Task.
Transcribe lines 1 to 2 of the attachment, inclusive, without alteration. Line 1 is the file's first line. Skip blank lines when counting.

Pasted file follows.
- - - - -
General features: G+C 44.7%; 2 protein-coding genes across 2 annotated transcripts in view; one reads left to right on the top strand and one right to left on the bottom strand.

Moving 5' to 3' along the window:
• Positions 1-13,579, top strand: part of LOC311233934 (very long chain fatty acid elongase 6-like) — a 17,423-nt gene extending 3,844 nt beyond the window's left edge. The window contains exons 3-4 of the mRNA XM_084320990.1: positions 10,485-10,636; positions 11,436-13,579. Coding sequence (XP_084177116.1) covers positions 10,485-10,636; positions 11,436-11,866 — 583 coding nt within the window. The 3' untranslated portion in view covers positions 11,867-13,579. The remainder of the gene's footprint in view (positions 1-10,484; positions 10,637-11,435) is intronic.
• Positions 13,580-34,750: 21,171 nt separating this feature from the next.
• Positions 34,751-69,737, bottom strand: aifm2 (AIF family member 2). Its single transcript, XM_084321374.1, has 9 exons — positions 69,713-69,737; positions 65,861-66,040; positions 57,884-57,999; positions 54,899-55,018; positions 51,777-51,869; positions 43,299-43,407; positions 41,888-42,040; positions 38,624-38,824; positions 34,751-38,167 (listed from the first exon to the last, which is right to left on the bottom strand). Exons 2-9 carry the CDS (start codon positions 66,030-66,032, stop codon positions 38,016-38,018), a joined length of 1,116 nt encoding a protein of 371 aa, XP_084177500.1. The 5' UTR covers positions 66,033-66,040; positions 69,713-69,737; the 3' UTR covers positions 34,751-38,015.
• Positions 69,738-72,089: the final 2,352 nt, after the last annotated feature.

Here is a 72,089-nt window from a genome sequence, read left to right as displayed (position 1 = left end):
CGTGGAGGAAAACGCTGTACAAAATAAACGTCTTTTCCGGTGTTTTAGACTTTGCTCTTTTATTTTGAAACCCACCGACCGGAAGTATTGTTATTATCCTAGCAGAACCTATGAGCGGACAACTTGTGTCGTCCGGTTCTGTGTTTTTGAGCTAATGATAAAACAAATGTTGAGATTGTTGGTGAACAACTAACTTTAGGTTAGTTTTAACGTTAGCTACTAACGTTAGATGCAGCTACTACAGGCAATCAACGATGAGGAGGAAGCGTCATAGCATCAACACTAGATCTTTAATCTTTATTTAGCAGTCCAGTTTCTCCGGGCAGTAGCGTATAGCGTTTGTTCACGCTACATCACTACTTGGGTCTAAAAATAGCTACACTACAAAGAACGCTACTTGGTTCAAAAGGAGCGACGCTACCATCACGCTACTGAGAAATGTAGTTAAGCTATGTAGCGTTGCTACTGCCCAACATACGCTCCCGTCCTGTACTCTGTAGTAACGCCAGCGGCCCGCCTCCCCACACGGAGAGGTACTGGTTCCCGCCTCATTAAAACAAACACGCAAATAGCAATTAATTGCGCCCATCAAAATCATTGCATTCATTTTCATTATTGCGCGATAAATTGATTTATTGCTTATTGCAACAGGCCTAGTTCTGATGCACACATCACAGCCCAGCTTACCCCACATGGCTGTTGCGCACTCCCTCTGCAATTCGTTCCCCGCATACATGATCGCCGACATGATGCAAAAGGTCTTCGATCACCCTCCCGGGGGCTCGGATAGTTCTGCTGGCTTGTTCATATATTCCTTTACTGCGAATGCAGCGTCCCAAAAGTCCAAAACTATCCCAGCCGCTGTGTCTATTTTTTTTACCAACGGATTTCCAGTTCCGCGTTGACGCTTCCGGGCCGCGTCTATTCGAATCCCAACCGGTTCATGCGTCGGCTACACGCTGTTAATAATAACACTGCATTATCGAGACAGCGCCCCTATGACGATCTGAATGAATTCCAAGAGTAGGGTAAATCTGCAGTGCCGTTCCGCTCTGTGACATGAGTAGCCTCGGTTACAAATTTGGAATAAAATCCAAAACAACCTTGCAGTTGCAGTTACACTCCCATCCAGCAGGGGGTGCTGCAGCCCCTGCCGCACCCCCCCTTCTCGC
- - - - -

General features: G+C 44.7%; 2 protein-coding genes across 2 annotated transcripts in view; one reads left to right on the top strand and one right to left on the bottom strand.

Moving 5' to 3' along the window: